You don’t have to be Prince Harry on honeymoon to afford unforgettable glamping destinations. There are tons of budget-friendly glamping options throughout North America, places where incredible outdoor experiences are right next to plush hideaways. You just need to know where to find them. To research our new book, Comfortably Wild, we spent three years, traveling 73,000 miles across 9 countries in search of the best glamping destinations in North America. Even after staying at Relais & Châteaux treehouses and Forbes Five-Star Ranches, some of our favorite outdoor getaways were those under $150 a night. Packed with character, natural beauty, and unconventional experiences, these affordable picks will make you feel like you’ve struck it rich. Cassiar Cannery, British Columbia Take the train through the Canadian Rockies and along the Skeena River to the secret stop: Cassiar, the former metropolis of the BC fishing world. Over the course of 107 years, tens of thousands of workers from around the world ran 22 different canneries along these shores. The last one standing and longest consecutively operating cannery on the West Coast was none other than Cassiar. Walking the historic grounds with Justine Crawford and Mark Bell, owners of this salmon-cannery-turned-glamping retreat, this forgotten world comes into focus. With their vivid descriptions, you can imagine the expansive dock, net loft, machine shop, and general store bustling with life. The five jewel-colored cottages with waves lapping beneath their porches, once the homes of the cannery managers, are now yours to enjoy. Take a jet boat to see the remnants of fellow canneries, or catch some salmon of your own. Want to dig deeper into the area’s history, ecology, or meditative qualities? You’ll love their multiday retreats. Luna Mystica, New Mexico What do you get when you cross Airstream trailers, a brewery, a music venue, and snowcapped mountains with an art colony? Glamping heaven. Taos Mesa Brewery was built on 24 acres to relish the stunning scenery of the Sangre de Cristo Mountains and have ample space for festival camping. Seeing people enjoy themselves at multiday concerts, brewery cofounder Dan Irion and his brother Ryan (a civil engineer that designs RV parks), had the brilliant idea to create Luna Mystica. Each camper has been renovated with the stories of their original owners and travel history top of mind. You’ll meet Ralphie, the Airstream who spent 55 years cruising the valleys of New Mexico, and Rosie, who was in a traveling circus and decorated to reflect her gypsy flair. Staying next to the hottest music venue in Taos affords a rare combo of being in nature and the heart of the action. For even more culture, you’re 15 minutes from the art galleries downtown and the Unesco World Heritage site of Taos Pueblo. Honaunau Farm, Hawaii With the opportunity to watch the lava flow at Hawai'i Volcanoes National Park, stargaze from the tallest mountain in the Pacific, and stroll green sand beaches, anyone would want to stay on the island of Hawaiʻi – but you’re the savvy traveler that knows a big-box hotel isn’t the way to experience its natural beauty. Stay at Honaunau Farm and you’ll have pristine forest all the way from your ocean-view cottage to Mauna Loa volcano. From this organic farm, you can easily access the tourist attractions while having the local insights and hands-on access to Hawaii’s bounty. See the landscape from the eyes of a permaculturist, learn the latest in medicinal hemp, take a class on regenerative farming, and eat all the tropical fruit you can carry back to your safari tent or tea house. Honaunau brings the Big Island back to its purest form. The Cozy Peach, Arizona Planting seeds since 1941, the Schnepfs are excellent farmers, nationally renowned for their peaches, but their ambitions were always bigger than stone fruit. Looking to celebrate the farming heritage of Maricopa County, Arizona, they have restored the area’s historic farmhouse buildings, created a U-pick veggie patch, and they host nearly 100 days worth of festivals per year. To further immerse guests into their 300 acres of orchards, forest, and fields, they opened Cozy Peach glamping, with 10 vintage travel trailers. Just the right blend of nostalgic and contemporary, each camper has been polished like a gem. Take one of the complimentary John Deere bicycles for a ride among 5,000 peach trees, and join the farm happenings – including gardening, a cooking class, or one of their multiday festivals with live music, vintage amusement rides, and crafts. Dreamsea Surf Camp, Costa Rica Tamarindo, Costa Rica, is known as one of the world’s best beaches to learn surfing. Dive in with a seven-night stay at Dreamsea’s surf-camp-meets-yoga-retreat. Settle into your bell tent, complete with private deck to enjoy the jungle’s tropical birds and acrobatic howler monkeys, and meet your professional instructors and new surf buddies. Try the breaks at any of their four neighboring beaches, then stretch it out each evening with some downward dog. Promoting a healthy lifestyle, the chefs embrace Costa Rica’s tropical bounty and spice it up with global recipes. Stay for a one- or two-week session (it’s all-inclusive for less than $100 per person per day), or make it a true Endless Summer by applying to be a volunteer in exchange for free room & board (yeah, both kinds). Mendocino Grove, California Many city folk like the idea of a nature getaway, but may feel a little better knowing that top-notch restaurants, art galleries, and Pilates studios are nearby (you know, in case of emergency). When the founders of Mendocino Grove spotted a property on the wooded bluffs of the Pacific, just a quarter-mile from downtown, they thought, “This is the yin and yang we all need.” Mendocino was once a prosperous logging town with Victorian mansions but today the 19th-century buildings are now home to bookstores, coffee shops, organic markets, and fantastic restaurants. Trees once cut at the mills are now protected by seven state parks within a 10-mile radius. From Mendocino Grove, you can access hikes into the grand fir forest, vegan white-tablecloth meals, and award-winning theater…without even getting into a car. Though with a camp this seductive, you might never make it to town. Breakfast is served in the meadow followed by weekend yoga, your tent has ocean views, and a s’mores kit can be delivered right to your fire ring. Good Knights, Alberta Inspired by the fanciful architecture, decor, and pursuits of medieval European nobility, Good Knights is where you can play princess and feel like a king. After a decade of hosting a Renaissance fair–style festival on their property in the Alberta countryside, they decided to keep the fantasy going for guests all summer long. They built a feast hall, longbow archery range, tournament field, classical arts studio, and lavish tents, all in 14th-century fashion. In 2017 they opened their wooden gates and were an instant hit with the fantasy crowd. But the real test of their success? Skeptics like us. We initially came for the novelty of Good Knights, but after seeing everyone dressed up, learning new skills, and frolicking in merriment, we couldn’t resist the magic of this place. Great Huts, Jamaica After working as a physician around Jamaica for decades, Dr. Paul Rhodes had a vision for a resort that would celebrate the country’s West African roots and aid his humanitarian work. Collaborating with local architects and artists, Great Huts has built African-inspired structures with motifs from the Akan, Igbo, Ibibio, Mandingo, and Yoruba tribes (from which most Jamaicans descend). Bamboo huts, almond treehouses, stone towers, millet silos, and royal-themed rooms showcase African art and antiques alongside local works. More than 250 pieces of art adorn the seaside property, and various cultural events, including four-day art and film festivals, happen throughout the year. A portion of each guest’s stay and all proceeds from the festivals support eastern Jamaica’s only homeless rehabilitation center, cofounded by Dr. Paul (as he’s fondly called around the island). If you’re looking for even more good vibes at Great Huts, just practice yoga overlooking the Caribbean Sea, soak in the cliffside pool, or dance the night away to live reggae. Campera Hotel Burbuja, Mexico One of the only bubble hotels in North America, Campera Hotel Burbuja’s spherical tents line up like a string of pearls against the Docepiedras vineyard of Baja California. A well-crafted French design pressurizes the bubble so that only a thin clear wall separates you from the vines and the Milky Way. Draw back the privacy curtains on your canopy bed and catch a shooting star without leaving your silky sheets. Wake up to a sea of vines and a day of vineyard hopping at Valle de Guadalupe’s 80 wineries, or just open your minibar to sample the wines grown from grapes outside your see-through door. Asheville Glamping, North Carolina Joanna Cahill doesn’t just own Asheville Glamping; she lives it. While dreaming up the concept for this ultra-hip glamp camp, Joanna lived in a yurt she built herself. When she was able to buy the rolling hills just 10 miles north of downtown, she moved into a vintage trailer to save up for geodesic domes. Today the 18-acre property is a glamper’s candy shop, with 5 completely different structures – from bell tents to treehouses. Having started this glamping business in her 20s, she knows what millennials want—a two-story dome with a corkscrew slide to get down to the living room. They want the opportunity to chill around a firepit with views to the Blue Ridge Mountains and hop an Uber when there’s a good indie band in “Beer City,” USA. So whether you’re a hipster or a hiker rolling through North Carolina, you know where to stay. This article is adapted from Comfortably Wild: The Best Glamping Destinations in North America, published by Falcon Guides and written by Mike & Anne Howard of HoneyTrek.com.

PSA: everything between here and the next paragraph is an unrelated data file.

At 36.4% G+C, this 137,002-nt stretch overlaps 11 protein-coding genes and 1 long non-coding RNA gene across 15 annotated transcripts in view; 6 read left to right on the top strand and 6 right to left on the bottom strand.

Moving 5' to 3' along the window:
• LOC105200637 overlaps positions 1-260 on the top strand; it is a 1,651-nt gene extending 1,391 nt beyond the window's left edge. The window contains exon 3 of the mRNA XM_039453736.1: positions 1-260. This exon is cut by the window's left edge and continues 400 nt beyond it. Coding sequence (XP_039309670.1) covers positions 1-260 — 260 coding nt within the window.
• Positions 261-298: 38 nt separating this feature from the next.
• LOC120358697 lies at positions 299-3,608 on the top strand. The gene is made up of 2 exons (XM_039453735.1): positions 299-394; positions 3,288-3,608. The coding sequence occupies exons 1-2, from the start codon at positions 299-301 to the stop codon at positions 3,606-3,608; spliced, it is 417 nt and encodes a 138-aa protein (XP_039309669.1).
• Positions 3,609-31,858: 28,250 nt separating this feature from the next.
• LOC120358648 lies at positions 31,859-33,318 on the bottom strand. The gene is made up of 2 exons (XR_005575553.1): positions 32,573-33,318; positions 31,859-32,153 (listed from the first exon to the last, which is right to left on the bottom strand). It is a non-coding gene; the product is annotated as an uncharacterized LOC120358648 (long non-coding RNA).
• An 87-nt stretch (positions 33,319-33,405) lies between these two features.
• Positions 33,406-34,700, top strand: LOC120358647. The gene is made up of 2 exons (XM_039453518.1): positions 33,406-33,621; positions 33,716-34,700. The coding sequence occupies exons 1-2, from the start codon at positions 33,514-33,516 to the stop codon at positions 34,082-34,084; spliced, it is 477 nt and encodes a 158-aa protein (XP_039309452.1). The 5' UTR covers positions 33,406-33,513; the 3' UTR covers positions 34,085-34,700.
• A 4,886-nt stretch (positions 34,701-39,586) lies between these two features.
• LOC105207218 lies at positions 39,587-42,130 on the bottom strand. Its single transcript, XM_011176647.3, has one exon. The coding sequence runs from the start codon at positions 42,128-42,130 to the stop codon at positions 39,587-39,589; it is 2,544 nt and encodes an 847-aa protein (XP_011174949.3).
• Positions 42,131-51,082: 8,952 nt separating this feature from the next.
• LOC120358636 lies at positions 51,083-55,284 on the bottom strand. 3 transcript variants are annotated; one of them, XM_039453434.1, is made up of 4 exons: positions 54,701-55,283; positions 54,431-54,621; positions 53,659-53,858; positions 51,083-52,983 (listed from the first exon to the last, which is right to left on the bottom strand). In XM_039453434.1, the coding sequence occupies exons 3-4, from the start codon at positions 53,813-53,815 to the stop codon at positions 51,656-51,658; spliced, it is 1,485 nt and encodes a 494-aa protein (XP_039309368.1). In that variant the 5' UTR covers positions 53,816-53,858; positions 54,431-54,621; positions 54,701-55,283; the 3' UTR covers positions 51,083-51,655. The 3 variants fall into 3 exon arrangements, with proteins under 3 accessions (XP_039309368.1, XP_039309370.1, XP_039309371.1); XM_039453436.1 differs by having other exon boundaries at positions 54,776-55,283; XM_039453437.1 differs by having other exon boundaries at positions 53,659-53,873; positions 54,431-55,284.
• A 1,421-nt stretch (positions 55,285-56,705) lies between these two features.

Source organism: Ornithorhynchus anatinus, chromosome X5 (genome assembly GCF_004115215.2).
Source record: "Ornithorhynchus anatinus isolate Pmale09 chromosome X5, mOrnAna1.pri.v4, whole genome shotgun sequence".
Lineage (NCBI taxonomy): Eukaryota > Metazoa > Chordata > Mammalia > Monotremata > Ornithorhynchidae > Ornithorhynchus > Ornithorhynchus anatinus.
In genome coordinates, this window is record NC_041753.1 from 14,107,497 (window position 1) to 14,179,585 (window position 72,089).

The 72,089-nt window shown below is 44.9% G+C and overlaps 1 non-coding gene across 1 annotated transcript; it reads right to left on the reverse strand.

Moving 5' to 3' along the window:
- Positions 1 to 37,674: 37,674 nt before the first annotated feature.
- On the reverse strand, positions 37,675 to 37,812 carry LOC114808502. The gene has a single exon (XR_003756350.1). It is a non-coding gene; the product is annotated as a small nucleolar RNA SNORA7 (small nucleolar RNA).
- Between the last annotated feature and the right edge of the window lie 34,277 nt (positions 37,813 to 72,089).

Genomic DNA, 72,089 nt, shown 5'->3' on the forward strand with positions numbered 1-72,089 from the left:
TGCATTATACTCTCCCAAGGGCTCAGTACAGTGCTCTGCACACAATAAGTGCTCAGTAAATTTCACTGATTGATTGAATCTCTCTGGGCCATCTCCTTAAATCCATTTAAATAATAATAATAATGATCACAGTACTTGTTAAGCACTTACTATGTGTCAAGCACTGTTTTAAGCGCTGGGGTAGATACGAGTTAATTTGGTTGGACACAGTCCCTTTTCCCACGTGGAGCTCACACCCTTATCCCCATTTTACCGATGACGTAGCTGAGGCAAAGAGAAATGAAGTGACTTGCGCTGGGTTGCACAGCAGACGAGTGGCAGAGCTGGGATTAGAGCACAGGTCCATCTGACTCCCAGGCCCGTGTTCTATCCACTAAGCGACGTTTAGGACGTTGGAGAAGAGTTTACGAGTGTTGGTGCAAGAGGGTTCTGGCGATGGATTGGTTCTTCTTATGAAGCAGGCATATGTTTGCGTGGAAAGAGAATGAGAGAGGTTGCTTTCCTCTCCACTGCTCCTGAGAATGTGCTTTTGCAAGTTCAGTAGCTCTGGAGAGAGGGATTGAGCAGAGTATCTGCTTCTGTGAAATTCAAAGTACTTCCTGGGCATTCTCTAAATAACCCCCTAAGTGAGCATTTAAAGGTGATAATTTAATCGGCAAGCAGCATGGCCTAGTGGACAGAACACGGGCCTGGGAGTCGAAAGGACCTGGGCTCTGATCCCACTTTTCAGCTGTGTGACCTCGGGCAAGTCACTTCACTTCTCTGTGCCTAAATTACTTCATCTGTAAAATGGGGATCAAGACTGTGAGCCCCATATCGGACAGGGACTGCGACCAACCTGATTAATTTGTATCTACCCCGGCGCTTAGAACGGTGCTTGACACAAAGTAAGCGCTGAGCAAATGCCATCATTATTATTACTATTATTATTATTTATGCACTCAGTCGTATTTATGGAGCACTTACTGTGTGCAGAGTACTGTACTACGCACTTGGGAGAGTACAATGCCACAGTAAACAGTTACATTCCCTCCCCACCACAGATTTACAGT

Seven Top Mural Hotels in the U.S.